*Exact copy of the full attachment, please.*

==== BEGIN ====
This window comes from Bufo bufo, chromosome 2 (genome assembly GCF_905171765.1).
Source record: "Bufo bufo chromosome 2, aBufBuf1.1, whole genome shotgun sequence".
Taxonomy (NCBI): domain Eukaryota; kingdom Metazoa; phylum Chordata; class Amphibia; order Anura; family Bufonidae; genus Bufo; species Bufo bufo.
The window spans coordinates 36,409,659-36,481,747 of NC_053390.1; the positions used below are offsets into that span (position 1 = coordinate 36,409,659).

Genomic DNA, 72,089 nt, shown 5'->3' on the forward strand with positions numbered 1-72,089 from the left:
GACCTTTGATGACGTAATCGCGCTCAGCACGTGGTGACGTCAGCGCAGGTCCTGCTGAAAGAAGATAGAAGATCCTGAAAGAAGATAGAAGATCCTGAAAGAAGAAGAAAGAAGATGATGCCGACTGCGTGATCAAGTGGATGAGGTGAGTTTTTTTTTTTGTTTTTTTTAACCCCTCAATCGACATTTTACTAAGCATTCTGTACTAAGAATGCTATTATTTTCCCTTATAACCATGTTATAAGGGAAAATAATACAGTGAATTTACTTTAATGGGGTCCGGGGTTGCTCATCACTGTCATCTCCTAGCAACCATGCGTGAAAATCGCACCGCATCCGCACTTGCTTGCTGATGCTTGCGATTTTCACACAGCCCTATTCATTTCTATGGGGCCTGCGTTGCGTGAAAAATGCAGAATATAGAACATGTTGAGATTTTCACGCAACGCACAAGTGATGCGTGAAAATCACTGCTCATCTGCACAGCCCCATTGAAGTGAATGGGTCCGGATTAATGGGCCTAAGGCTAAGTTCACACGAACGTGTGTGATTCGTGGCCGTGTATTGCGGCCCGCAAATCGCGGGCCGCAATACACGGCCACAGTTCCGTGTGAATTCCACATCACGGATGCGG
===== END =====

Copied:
This window comes from Bufo bufo, chromosome 2 (genome assembly GCF_905171765.1).
Source record: "Bufo bufo chromosome 2, aBufBuf1.1, whole genome shotgun sequence".
Taxonomy (NCBI): domain Eukaryota; kingdom Metazoa; phylum Chordata; class Amphibia; order Anura; family Bufonidae; genus Bufo; species Bufo bufo.
The window spans coordinates 36,409,659-36,481,747 of NC_053390.1; the positions used below are offsets into that span (position 1 = coordinate 36,409,659).

Genomic DNA, 72,089 nt, shown 5'->3' on the forward strand with positions numbered 1-72,089 from the left:
GACCTTTGATGACGTAATCGCGCTCAGCACGTGGTGACGTCAGCGCAGGTCCTGCTGAAAGAAGATAGAAGATCCTGAAAGAAGATAGAAGATCCTGAAAGAAGAAGAAAGAAGATGATGCCGACTGCGTGATCAAGTGGATGAGGTGAGTTTTTTTTTTTGTTTTTTTTAACCCCTCAATCGACATTTTACTAAGCATTCTGTACTAAGAATGCTATTATTTTCCCTTATAACCATGTTATAAGGGAAAATAATACAGTGAATTTACTTTAATGGGGTCCGGGGTTGCTCATCACTGTCATCTCCTAGCAACCATGCGTGAAAATCGCACCGCATCCGCACTTGCTTGCTGATGCTTGCGATTTTCACACAGCCCTATTCATTTCTATGGGGCCTGCGTTGCGTGAAAAATGCAGAATATAGAACATGTTGAGATTTTCACGCAACGCACAAGTGATGCGTGAAAATCACTGCTCATCTGCACAGCCCCATTGAAGTGAATGGGTCCGGATTAATGGGCCTAAGGCTAAGTTCACACGAACGTGTGTGATTCGTGGCCGTGTATTGCGGCCCGCAAATCGCGGGCCGCAATACACGGCCACAGTTCCGTGTGAATTCCACATCACGGATGCGG